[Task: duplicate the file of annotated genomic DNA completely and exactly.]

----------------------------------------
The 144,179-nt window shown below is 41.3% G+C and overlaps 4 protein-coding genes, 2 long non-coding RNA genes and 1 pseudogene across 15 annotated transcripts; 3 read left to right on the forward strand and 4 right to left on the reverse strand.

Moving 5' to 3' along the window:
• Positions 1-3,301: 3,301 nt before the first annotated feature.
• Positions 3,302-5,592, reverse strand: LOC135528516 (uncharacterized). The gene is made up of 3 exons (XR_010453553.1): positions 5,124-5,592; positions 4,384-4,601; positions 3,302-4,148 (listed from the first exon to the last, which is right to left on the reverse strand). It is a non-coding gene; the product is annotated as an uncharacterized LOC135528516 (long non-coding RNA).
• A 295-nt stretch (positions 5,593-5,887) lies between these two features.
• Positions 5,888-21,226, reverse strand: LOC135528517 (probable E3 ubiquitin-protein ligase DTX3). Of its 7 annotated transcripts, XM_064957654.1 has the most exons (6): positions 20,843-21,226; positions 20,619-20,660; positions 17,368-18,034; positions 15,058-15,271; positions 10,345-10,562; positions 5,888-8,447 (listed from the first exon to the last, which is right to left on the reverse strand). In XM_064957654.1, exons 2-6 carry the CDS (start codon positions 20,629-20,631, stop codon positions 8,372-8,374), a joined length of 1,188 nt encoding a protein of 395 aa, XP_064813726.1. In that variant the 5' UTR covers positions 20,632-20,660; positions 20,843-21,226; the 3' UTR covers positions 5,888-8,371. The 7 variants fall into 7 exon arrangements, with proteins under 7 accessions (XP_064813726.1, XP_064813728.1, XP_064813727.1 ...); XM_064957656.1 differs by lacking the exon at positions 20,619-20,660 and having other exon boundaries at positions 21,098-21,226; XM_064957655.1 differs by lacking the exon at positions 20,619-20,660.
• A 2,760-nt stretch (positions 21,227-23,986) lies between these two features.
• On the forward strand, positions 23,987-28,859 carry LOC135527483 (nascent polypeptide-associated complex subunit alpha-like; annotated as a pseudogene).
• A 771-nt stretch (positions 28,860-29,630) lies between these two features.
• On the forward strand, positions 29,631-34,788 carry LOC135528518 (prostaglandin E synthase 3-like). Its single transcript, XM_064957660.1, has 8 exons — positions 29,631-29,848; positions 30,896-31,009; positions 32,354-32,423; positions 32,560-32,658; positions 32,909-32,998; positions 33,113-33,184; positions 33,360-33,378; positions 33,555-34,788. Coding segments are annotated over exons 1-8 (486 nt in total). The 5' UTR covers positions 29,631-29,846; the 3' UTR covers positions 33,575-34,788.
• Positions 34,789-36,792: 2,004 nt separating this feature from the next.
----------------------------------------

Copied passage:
The 144,179-nt window shown below is 41.3% G+C and overlaps 4 protein-coding genes, 2 long non-coding RNA genes and 1 pseudogene across 15 annotated transcripts; 3 read left to right on the forward strand and 4 right to left on the reverse strand.

Moving 5' to 3' along the window:
• Positions 1-3,301: 3,301 nt before the first annotated feature.
• Positions 3,302-5,592, reverse strand: LOC135528516 (uncharacterized). The gene is made up of 3 exons (XR_010453553.1): positions 5,124-5,592; positions 4,384-4,601; positions 3,302-4,148 (listed from the first exon to the last, which is right to left on the reverse strand). It is a non-coding gene; the product is annotated as an uncharacterized LOC135528516 (long non-coding RNA).
• A 295-nt stretch (positions 5,593-5,887) lies between these two features.
• Positions 5,888-21,226, reverse strand: LOC135528517 (probable E3 ubiquitin-protein ligase DTX3). Of its 7 annotated transcripts, XM_064957654.1 has the most exons (6): positions 20,843-21,226; positions 20,619-20,660; positions 17,368-18,034; positions 15,058-15,271; positions 10,345-10,562; positions 5,888-8,447 (listed from the first exon to the last, which is right to left on the reverse strand). In XM_064957654.1, exons 2-6 carry the CDS (start codon positions 20,629-20,631, stop codon positions 8,372-8,374), a joined length of 1,188 nt encoding a protein of 395 aa, XP_064813726.1. In that variant the 5' UTR covers positions 20,632-20,660; positions 20,843-21,226; the 3' UTR covers positions 5,888-8,371. The 7 variants fall into 7 exon arrangements, with proteins under 7 accessions (XP_064813726.1, XP_064813728.1, XP_064813727.1 ...); XM_064957656.1 differs by lacking the exon at positions 20,619-20,660 and having other exon boundaries at positions 21,098-21,226; XM_064957655.1 differs by lacking the exon at positions 20,619-20,660.
• A 2,760-nt stretch (positions 21,227-23,986) lies between these two features.
• On the forward strand, positions 23,987-28,859 carry LOC135527483 (nascent polypeptide-associated complex subunit alpha-like; annotated as a pseudogene).
• A 771-nt stretch (positions 28,860-29,630) lies between these two features.
• On the forward strand, positions 29,631-34,788 carry LOC135528518 (prostaglandin E synthase 3-like). Its single transcript, XM_064957660.1, has 8 exons — positions 29,631-29,848; positions 30,896-31,009; positions 32,354-32,423; positions 32,560-32,658; positions 32,909-32,998; positions 33,113-33,184; positions 33,360-33,378; positions 33,555-34,788. Coding segments are annotated over exons 1-8 (486 nt in total). The 5' UTR covers positions 29,631-29,846; the 3' UTR covers positions 33,575-34,788.
• Positions 34,789-36,792: 2,004 nt separating this feature from the next.